Click amount to donate direct to CounterPunch
  • $25
  • $50
  • $100
  • $500
  • $other
  • use PayPal
Please Support CounterPunch’s Annual Fund Drive
We don’t run corporate ads. We don’t shake our readers down for money every month or every quarter like some other sites out there. We only ask you once a year, but when we ask we mean it. So, please, help as much as you can. We provide our site for free to all, but the bandwidth we pay to do so doesn’t come cheap. All contributions are tax-deductible.

Chinese Power: How Will It be Used?

Photo by thierry ehrmann | CC by 2.0

In the new era that Xi Jinping declared at the just-completed 19th CPC Congress, China’s power will be more visibly on display in its international relationships. That is likely to give the nation’s ill-wishers much fodder with which to demonize it further. All the more important, therefore, for well-informed onlookers to understand the context of Chinese power projection in the 21st century.

Since the dark days of the late Qing Dynasty, Chinese reformers and leaders of all political persuasion have regarded “fuqiang” (rich and strong) as the ultimate goal of China’s self-improvement efforts. First, of course, the catastrophic consequences of dynastic collapse had to be dealt with. Mao Zedong did that by leading an epic revolution that reunited the nation and restored its sovereign authority.

“Fu” (wealth) then became the historical mission of the Deng Xiaoping era. China accomplished it in spades, becoming an economic superpower and setting many world records in the process. To focus on that monumental task, Beijing’s foreign policy was low-key, risk-adverse and highly accommodating. It was perfectly encapsulated in Deng’s dictum, “Lie low and build strength.”

Now that “fu” is initially accomplished, China under Xi is finally turning to “qiang.” What does exercising strength mean, to the Chinese? Certainly not what the Western powers have demonstrated the past two centuries: hegemonic subjugation of other nations and peoples, looting their resources, and institutionalizing that exploitation via global systems rigged in their favor.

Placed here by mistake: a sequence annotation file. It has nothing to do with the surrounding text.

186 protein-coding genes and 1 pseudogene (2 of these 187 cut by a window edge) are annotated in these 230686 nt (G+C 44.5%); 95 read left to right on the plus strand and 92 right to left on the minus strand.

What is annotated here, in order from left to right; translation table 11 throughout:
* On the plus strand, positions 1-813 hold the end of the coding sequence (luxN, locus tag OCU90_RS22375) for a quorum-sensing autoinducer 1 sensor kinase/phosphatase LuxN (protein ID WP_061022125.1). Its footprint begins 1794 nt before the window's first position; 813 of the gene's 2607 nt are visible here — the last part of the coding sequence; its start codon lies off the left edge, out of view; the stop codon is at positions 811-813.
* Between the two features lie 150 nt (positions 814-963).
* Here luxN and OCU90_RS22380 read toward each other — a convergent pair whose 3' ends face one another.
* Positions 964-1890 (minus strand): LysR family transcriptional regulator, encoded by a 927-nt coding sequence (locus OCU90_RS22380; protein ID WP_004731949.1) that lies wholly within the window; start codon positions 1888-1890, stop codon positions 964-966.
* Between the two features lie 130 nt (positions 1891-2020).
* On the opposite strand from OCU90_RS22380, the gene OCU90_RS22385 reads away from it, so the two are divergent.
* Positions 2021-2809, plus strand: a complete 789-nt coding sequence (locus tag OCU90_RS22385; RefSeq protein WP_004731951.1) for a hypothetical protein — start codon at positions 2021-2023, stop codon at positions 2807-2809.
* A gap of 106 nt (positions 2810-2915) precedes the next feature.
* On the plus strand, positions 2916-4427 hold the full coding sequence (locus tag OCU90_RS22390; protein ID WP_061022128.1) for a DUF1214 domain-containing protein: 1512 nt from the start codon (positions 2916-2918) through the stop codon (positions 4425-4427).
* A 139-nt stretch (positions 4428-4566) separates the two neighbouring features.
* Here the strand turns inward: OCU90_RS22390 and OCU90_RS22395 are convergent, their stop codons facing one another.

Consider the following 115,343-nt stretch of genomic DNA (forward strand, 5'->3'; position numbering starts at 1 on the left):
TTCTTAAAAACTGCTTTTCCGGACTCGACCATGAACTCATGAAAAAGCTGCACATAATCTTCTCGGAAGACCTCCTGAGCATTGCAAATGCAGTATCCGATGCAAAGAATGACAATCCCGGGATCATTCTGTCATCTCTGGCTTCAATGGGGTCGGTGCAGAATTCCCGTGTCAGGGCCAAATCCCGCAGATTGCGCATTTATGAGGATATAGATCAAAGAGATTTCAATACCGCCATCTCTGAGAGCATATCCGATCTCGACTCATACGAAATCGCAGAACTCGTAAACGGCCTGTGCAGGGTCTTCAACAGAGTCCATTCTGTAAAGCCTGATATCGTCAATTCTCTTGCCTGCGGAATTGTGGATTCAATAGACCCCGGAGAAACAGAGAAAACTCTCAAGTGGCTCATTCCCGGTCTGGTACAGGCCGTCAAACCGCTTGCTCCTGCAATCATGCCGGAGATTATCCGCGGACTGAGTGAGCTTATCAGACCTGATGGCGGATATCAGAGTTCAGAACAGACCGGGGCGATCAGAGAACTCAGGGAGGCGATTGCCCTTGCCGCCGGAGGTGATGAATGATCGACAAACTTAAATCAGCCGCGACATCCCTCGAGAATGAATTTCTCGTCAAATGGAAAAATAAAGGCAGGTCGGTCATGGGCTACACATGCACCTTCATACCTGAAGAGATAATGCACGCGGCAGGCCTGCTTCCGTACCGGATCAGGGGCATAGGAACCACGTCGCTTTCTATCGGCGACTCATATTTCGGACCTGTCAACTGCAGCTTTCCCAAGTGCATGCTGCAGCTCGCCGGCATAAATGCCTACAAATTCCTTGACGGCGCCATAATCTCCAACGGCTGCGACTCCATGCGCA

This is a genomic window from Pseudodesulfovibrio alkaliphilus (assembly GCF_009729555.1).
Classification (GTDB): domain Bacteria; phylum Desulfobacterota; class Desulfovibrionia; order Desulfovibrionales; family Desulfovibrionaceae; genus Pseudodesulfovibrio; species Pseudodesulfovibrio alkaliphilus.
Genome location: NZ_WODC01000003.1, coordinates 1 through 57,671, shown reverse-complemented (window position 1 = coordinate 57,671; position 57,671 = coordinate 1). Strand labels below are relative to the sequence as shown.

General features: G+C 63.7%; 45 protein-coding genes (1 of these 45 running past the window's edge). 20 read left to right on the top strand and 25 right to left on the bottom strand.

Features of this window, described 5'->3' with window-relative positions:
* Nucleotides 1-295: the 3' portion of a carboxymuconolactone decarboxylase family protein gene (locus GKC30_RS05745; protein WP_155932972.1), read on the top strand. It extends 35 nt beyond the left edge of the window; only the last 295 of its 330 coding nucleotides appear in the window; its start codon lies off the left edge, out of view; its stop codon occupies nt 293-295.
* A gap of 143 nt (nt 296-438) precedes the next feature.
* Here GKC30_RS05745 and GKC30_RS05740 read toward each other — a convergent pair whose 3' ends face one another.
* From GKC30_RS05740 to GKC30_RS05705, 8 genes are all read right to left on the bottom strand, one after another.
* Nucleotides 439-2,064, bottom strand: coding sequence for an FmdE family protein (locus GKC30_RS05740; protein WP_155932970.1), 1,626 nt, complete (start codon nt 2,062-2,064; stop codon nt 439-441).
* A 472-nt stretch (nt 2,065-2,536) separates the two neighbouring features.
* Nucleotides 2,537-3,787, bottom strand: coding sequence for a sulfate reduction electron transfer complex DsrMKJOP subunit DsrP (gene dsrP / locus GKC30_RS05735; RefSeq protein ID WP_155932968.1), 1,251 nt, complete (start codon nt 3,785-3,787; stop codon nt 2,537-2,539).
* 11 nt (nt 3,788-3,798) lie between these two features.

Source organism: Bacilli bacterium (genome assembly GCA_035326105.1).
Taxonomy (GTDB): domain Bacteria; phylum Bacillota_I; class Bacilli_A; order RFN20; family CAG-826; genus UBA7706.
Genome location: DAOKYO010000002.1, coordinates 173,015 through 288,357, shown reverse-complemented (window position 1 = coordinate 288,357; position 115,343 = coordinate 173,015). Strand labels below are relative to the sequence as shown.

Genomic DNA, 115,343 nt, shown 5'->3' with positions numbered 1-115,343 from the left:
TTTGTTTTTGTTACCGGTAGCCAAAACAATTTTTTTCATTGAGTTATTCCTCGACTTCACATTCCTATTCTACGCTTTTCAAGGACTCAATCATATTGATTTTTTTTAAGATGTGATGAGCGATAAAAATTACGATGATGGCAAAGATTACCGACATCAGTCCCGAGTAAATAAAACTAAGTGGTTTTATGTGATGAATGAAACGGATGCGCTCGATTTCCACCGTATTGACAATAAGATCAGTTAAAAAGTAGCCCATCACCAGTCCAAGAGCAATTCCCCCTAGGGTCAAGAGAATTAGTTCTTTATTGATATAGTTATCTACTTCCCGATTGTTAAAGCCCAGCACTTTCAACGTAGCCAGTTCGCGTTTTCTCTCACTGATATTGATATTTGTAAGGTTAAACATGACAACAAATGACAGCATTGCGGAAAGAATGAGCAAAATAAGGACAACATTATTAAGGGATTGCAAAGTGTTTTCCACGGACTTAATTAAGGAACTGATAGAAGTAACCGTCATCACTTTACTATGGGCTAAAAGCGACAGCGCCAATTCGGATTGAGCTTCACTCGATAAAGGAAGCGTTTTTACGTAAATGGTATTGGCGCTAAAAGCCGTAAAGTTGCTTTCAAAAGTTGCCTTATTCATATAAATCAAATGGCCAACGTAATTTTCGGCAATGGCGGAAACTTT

China’s way of exercising power is already apparent the past few years. At the core is an effort to build international ties of a mutually beneficial and largely economic nature. Its quintessence is the Belt & Road Initiative, a vision to turn the entire EurAsian landmass into a vibrant, interconnected hub of human productivity and welfare. Millennia of history show that China is not at heart a predatory power.

But given contemporary realities, the BRI megaproject is more than likely to come under full-spectrum assault from the predatory, militaristic US-led imperium, whose longstanding global dominion it threatens. This is where Chinese strength will come in (together with that of BRI partners). Given EurAsia’s vastness, China will need powerful, state-of-the-art military capabilities simply to protect BRI’s footprint. And that, as President Xi has made clear, is what China is committed to building.

Beijing’s growing power will also be used to defend the nation’s core interests. Those who would challenge it on sovereignty issues can expect significantly stronger pushback. That includes Taiwan, the South China Sea, Diaoyu Islands, Tibet, Xinjiang and even Hong Kong, where local anti-Communists have joined forces with the imperium’s agents to stymie progress for two decades.